Aberthaw Cement WorksEdit profile
Aberthaw Cement Works are cement works in the Vale of Glamorgan near the village of Aberthaw in Wales.History
The Blue Lias limestone of Aberthaw was a source of hydraulic lime from early times, and it was made famous when it was selected by John Smeaton for the construction of the Eddystone Lighthouse.
The Aberthaw and Bristol Channel Portland Cement Company was established in 1912 by the Beynon family. The site at Aberthaw was chosen as it was near the necessary raw material, limestone and coal from the South Wales coalfield which was needed to heat the kilns. The works started in 1914 with two small wet process kilns with a production capacity of 120 tonnes per day each. A third wet kiln was added after the Second World War, and a fourth in 1957. This brought clinker capacity to 1200 tonnes per day.
In 1967, Kiln 5 (51°23′51″N 3°23′38″W / 51.39743°N 3.393965°W / 51.39743; -3.393965) was installed. This was a much more efficient dry process kiln. The wet process kilns were decommissioned in 1974, and Kiln 6 - also a dry kiln - (51°23′51″N 3°23′40″W / 51.397507°N 3.394326°W / 51.397507; -3.394326) was started in 1975. Kiln 6 remains in operation today.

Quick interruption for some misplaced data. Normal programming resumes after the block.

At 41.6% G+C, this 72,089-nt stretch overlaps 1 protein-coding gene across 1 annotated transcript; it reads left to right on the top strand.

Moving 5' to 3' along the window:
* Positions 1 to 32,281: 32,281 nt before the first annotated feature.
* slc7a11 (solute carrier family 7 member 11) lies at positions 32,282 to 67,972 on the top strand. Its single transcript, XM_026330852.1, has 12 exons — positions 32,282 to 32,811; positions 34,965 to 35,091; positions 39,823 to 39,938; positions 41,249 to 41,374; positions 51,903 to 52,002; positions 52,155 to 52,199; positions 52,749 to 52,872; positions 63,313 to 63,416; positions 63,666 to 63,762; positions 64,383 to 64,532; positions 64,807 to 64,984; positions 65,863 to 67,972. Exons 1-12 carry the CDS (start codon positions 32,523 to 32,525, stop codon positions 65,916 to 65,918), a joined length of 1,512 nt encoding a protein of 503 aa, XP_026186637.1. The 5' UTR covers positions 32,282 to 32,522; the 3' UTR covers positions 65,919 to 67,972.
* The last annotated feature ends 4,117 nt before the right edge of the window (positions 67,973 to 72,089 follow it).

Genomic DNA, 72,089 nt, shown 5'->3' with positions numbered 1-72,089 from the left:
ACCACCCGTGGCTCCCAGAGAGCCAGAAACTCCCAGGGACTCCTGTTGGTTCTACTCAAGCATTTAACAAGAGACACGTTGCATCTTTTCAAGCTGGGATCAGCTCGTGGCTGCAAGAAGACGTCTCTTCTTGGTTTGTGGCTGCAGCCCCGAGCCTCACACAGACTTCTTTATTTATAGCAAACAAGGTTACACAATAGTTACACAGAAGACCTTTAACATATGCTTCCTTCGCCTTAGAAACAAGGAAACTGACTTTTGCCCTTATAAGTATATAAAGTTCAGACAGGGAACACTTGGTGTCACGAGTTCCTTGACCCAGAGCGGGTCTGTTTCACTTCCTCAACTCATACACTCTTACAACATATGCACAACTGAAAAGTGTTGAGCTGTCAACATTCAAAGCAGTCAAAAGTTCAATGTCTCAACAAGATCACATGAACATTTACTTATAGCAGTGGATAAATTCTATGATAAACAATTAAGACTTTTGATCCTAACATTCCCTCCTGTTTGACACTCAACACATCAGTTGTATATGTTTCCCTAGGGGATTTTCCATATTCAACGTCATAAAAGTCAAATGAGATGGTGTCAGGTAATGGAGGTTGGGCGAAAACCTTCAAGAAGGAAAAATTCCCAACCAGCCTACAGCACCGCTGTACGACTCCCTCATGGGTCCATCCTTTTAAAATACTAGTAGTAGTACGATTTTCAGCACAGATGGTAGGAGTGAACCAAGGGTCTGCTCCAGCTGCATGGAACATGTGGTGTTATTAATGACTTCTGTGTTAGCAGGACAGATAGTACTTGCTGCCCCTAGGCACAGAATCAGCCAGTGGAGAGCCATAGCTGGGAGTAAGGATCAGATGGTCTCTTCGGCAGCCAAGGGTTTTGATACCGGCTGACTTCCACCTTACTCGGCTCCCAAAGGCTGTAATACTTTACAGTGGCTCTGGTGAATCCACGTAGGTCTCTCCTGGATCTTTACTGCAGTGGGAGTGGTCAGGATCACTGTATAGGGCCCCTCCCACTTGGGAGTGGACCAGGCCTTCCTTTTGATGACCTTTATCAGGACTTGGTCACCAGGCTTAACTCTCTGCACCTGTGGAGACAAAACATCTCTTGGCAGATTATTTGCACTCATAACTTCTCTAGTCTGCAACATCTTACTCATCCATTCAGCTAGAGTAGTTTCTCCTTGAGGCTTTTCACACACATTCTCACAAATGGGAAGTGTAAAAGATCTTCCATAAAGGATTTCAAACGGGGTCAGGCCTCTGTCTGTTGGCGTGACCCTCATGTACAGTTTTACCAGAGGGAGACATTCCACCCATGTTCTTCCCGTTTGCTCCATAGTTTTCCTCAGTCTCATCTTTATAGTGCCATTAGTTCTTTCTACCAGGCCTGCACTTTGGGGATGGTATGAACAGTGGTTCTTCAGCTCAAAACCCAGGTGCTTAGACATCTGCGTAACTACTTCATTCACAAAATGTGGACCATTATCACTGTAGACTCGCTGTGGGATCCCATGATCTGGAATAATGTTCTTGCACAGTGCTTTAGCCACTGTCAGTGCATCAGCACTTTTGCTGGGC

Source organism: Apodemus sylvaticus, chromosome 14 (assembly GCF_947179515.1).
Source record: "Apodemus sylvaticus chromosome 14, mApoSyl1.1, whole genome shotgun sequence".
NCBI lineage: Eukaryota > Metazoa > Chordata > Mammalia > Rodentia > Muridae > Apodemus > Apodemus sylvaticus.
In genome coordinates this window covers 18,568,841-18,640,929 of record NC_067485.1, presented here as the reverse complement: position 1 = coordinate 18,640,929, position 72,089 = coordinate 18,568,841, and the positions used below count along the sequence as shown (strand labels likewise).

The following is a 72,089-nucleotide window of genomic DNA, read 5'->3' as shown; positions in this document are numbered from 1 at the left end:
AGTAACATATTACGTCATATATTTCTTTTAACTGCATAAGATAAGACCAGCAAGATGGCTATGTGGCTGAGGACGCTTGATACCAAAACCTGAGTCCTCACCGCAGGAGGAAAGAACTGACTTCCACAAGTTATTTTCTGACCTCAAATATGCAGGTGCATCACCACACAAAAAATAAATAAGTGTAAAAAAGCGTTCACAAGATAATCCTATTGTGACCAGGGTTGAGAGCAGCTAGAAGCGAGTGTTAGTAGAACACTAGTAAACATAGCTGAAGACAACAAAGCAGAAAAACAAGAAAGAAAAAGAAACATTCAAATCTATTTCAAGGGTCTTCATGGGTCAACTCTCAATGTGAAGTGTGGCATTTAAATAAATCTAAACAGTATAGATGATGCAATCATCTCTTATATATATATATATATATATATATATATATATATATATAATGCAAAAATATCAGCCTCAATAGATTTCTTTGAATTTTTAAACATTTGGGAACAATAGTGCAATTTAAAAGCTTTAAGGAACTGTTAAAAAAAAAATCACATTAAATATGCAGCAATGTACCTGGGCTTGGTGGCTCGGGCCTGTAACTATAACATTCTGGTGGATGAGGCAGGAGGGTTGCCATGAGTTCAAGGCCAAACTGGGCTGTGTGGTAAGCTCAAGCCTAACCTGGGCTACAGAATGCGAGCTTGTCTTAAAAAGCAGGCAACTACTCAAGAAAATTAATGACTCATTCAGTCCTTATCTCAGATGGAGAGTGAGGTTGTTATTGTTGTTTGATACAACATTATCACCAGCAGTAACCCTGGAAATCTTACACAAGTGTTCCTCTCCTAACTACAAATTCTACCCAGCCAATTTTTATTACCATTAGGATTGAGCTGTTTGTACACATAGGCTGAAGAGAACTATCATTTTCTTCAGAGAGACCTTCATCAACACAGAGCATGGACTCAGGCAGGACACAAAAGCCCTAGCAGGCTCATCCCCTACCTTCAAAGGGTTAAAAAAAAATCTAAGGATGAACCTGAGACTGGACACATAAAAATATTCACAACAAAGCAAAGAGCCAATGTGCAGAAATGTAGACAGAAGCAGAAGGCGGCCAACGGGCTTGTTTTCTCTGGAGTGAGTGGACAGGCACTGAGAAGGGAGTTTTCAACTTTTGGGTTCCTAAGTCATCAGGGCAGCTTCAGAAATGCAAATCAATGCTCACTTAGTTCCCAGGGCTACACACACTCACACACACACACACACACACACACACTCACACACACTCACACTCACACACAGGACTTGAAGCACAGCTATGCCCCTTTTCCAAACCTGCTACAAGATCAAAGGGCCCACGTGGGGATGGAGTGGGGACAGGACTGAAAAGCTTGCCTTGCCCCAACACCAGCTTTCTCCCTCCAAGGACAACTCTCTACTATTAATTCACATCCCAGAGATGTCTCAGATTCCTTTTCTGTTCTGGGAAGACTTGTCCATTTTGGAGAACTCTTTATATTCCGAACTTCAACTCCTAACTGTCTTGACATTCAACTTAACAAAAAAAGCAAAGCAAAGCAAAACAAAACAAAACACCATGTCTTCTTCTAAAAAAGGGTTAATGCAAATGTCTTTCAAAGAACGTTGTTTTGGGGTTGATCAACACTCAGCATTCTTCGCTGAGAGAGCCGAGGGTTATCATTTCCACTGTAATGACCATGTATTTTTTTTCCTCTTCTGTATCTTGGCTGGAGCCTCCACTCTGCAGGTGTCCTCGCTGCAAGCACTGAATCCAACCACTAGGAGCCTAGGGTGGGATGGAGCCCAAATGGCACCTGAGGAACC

In 1919 the company took over the nearby Aberthaw and Rhoose Point Portland and Lime Company. Blue Circle bought the two sites at Aberthaw and Rhoose in 1983. In 1987 Rhoose Works closed.
Lafarge Cement UK bought Blue Circle industries PLC in 2001, creating the largest cement maker in the world. Cement from the site is carried to destinations by Road and Rail (rail services being provided by Freightliner heavy haul over the Vale of Glamorgan Line)